In comparison to the Euforia, the Callia obscured some detail, while bringing in more life, warmth, and weight. You could call it a less transparent and more realistic rendering of the human components of music. Who said reality isn't filled with paradoxes.

Near the end of my writing this review three new "sources" arrived, the first, Schiit's Gungnir Multi-Bit ("Gumby"), and two phono stages, Channel D's Lino phono, as well as Margules Audio's FZ47DB.

The Gumby entered primarily for a headphone review. However, I co-opted it for my "big rig." The Gumby sounds a little more like the Callia than the Euforia, in terms of tonal richness and timbre definition. If the Euforia is fast and a little lean, the Gumby is fast, vibrant, and full-bodied. The Callia's PRaT (not something I normally pay attention to) is lacking, where the Gumby is fleet of foot with what I might call a coiled spring presentation—a bit more bouncy and vibrant without stumbling into a "zingy" sound. Remember, my comments here are in the context of my system and room which will not necessarily sound the same in your room.

Hearing the Callia in my system had me sell my Euforia. I mean that quite literally. The Euforia is a very good DAC, but I want my system to have a bit more warmth and "gentility." In a gentler system, the Euforia is excellent. I would be hard pressed to say how I would choose between the Callia and the Gumby—both were very nice. Family health issues were too destabilizing for me to want to choose, let alone choose one as superior to the other. As an aside on the two DACs, they're both solid performers. Neither had an overwhelming character to preclude them as a choice for me. In my experience, neither was analytical.

The Lino and Margules sound similar, for the most part. The Lino, however, has the gain I need for my cartridge. The Margules is designed for MM carts rather than my low output MC, 0.23mV. The Lino's greater signal amplification yielded a combination of superior unrestrained dynamics and a reasonably warm tonal balance that exceeded the Margules' superior tonal balance and inferior dynamic range. Channel D's Lino, paired with about $10,000 of analog front end was a fuller, broader spectrum sound—digitized—with a "charge" to the sound somewhere between the Callia and the Euforia. With a better analog front end, the XP-12 was more nuanced and emotionally evocative, suggesting the XP-12 has a yet higher ceiling than my digital setup showed.


My nits are few and I really only have one complaint. The remote control. The XP-10 and XP-12 use the same remote. I've gotten fairly familiar with it over nearly a year's worth of listening. I know where most of the buttons are. The very solid remote has no backlighting, or any visual aids for buttons. You'll either need a separate light to navigate it, or memorize its layout to use it without looking. On a very few occasions I've accidentally hit the "bypass" button which sends the volume to its FULL setting. Uncontrolled loud blaring out of my system is a very different loud than one in which the user steadily raises the volume. So... care is needed not to activate the bypass feature—as Pass do in their manual. Just words to the wise.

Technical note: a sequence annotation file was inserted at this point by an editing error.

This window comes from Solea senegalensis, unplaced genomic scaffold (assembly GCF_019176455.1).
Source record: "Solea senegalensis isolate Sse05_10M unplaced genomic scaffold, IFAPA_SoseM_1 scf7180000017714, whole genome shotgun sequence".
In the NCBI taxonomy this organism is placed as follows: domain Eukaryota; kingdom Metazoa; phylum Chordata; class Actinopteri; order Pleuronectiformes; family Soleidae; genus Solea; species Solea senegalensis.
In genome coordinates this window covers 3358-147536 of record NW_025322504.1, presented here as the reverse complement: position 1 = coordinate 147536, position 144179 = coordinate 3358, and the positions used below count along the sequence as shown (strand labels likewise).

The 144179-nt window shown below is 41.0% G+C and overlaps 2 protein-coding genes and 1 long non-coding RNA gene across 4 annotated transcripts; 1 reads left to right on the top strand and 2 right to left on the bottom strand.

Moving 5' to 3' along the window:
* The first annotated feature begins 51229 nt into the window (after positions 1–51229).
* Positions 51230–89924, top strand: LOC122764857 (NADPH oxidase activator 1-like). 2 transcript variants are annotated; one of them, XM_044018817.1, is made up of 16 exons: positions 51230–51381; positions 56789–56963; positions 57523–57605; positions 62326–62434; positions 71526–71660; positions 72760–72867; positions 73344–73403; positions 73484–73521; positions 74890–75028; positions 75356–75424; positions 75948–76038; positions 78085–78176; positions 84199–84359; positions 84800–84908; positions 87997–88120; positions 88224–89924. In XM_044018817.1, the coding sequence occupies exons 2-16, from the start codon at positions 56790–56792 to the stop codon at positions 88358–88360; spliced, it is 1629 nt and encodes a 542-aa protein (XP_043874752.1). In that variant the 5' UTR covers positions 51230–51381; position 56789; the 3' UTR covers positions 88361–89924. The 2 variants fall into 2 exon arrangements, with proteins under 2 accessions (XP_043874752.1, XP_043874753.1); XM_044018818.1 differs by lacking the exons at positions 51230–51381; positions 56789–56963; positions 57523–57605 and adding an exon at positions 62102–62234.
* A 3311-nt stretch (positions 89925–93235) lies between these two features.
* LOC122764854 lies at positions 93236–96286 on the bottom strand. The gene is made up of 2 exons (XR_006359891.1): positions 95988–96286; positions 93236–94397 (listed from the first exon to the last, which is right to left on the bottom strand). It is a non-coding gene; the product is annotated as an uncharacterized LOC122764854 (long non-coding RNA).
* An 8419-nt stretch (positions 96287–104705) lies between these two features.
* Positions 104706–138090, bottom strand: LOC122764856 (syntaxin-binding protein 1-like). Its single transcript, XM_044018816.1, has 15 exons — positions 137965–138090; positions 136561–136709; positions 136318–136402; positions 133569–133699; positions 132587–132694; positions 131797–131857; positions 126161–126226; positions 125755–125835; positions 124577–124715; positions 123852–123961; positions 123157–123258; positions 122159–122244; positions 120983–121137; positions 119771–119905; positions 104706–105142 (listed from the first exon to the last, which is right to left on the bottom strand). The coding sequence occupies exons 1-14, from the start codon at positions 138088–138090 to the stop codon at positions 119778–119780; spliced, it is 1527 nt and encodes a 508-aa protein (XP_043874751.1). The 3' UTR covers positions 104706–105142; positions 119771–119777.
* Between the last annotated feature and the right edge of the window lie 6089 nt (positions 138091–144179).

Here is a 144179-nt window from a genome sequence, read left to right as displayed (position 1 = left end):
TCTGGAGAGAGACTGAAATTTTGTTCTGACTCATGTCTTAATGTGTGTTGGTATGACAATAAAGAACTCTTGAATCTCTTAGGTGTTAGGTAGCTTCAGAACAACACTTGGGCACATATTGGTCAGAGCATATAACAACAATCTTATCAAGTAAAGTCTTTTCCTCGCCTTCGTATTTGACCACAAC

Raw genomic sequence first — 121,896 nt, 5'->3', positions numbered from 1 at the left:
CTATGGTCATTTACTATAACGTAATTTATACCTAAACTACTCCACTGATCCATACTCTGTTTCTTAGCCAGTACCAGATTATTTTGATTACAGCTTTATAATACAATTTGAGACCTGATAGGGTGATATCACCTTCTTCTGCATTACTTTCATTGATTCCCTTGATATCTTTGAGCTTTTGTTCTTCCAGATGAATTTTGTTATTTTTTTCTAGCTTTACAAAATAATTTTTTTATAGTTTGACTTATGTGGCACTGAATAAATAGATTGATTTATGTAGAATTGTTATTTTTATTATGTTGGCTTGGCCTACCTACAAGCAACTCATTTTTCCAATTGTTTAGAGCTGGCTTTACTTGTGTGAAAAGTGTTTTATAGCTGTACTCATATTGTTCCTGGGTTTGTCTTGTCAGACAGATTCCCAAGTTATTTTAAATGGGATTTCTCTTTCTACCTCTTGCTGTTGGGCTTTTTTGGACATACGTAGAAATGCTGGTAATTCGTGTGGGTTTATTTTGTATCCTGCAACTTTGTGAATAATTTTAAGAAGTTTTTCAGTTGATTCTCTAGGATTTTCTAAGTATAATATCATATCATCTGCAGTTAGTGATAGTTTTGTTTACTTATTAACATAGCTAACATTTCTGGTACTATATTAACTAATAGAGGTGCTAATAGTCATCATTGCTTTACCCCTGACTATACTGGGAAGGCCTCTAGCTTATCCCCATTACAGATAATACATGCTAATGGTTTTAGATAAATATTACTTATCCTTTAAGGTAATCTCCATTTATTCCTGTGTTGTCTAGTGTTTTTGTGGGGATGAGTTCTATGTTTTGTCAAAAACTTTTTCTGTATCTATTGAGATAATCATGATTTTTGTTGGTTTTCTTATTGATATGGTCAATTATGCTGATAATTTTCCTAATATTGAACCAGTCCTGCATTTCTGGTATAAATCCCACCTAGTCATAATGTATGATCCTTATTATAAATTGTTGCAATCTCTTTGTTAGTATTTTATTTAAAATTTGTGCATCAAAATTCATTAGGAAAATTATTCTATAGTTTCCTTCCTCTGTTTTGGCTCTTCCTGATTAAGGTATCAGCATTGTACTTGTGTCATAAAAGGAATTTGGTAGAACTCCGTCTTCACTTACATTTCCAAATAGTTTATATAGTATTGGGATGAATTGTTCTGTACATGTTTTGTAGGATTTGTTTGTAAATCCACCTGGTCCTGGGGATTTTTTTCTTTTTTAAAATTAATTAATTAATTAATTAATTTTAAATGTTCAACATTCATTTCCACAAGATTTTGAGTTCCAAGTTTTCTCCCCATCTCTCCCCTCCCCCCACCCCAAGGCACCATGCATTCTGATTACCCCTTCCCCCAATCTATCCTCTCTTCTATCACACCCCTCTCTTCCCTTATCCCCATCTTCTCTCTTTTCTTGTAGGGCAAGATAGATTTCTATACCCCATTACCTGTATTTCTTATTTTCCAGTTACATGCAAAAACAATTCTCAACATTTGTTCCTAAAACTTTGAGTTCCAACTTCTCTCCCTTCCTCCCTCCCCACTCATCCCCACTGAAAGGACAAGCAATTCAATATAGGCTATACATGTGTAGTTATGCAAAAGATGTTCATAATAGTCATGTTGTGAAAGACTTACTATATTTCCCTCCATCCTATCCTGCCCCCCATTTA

If you're looking for a tube preamplifier with the frequent sort of voluptuous sound... the XP-12 isn't it. While "neutral" sometimes conjures up a lean, if not neutered sound, the XP-12 isn't either of those. If, and this is a big if, it has a coloration it's on the slightly feathery sound, closer to a water color sound than an oil painting in terms of timbre and tone, but I'll push back on the notion that it's lean or edgy in any way. There isn't a hair of harshness in the Pass preamplifier—it will let harsh recordings, partnered equipment show itself—and errs on the slightly forgiving side of things, which probably makes partnering easier. But, if your system leans toward edgy the Pass will not place a euphonic bandage on it.


As I wind down here, I see that rather than tying my impressions into a neat knot, I want to expand on my comments again. And that says a lot about the XP-12. Its signature is not easy to articulate, though the experience of it is easy to enjoy. If you're looking for a thick, full bodied, even viscous sound the XP-12 is not that. You'll hear what your sources and speakers bring to the party. My powered speakers are not often genial dance partners, but they partnered very nicely with Pass' XP-12, so that bodes well for other systems. Think of a light, deft touch with a measure of invisibility that allows a system to sing—or not—depending on what the XP-12 is partnered with. While it's their entry level preamplifier, Pass Labs' XP-12 can open the door to a lot of vistas without much experience of veils, glass and certainly no lumpy frequency response distortions. To my ears Pass Labs' XP-12 is terrific. I highly recommend the XP-12 as a terrific foundation for building a system that is contoured to your tastes.

XP-12 Preamplifier

Retail: $5800

Pass Labs